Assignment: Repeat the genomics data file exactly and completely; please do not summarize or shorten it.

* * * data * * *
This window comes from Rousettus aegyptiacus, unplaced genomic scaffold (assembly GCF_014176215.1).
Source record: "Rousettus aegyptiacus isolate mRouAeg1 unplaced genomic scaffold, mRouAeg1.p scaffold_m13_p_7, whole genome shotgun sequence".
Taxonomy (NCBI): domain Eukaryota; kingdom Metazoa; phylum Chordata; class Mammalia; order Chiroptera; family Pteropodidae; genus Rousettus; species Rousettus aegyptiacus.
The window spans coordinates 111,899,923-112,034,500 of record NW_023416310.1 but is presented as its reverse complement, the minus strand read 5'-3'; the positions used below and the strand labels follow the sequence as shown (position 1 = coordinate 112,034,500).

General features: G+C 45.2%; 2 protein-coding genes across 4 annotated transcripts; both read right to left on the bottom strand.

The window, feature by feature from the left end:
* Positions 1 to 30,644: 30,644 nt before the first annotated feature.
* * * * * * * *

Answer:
This window comes from Rousettus aegyptiacus, unplaced genomic scaffold (assembly GCF_014176215.1).
Source record: "Rousettus aegyptiacus isolate mRouAeg1 unplaced genomic scaffold, mRouAeg1.p scaffold_m13_p_7, whole genome shotgun sequence".
Taxonomy (NCBI): domain Eukaryota; kingdom Metazoa; phylum Chordata; class Mammalia; order Chiroptera; family Pteropodidae; genus Rousettus; species Rousettus aegyptiacus.
The window spans coordinates 111,899,923-112,034,500 of record NW_023416310.1 but is presented as its reverse complement, the minus strand read 5'-3'; the positions used below and the strand labels follow the sequence as shown (position 1 = coordinate 112,034,500).

General features: G+C 45.2%; 2 protein-coding genes across 4 annotated transcripts; both read right to left on the bottom strand.

The window, feature by feature from the left end:
* Positions 1 to 30,644: 30,644 nt before the first annotated feature.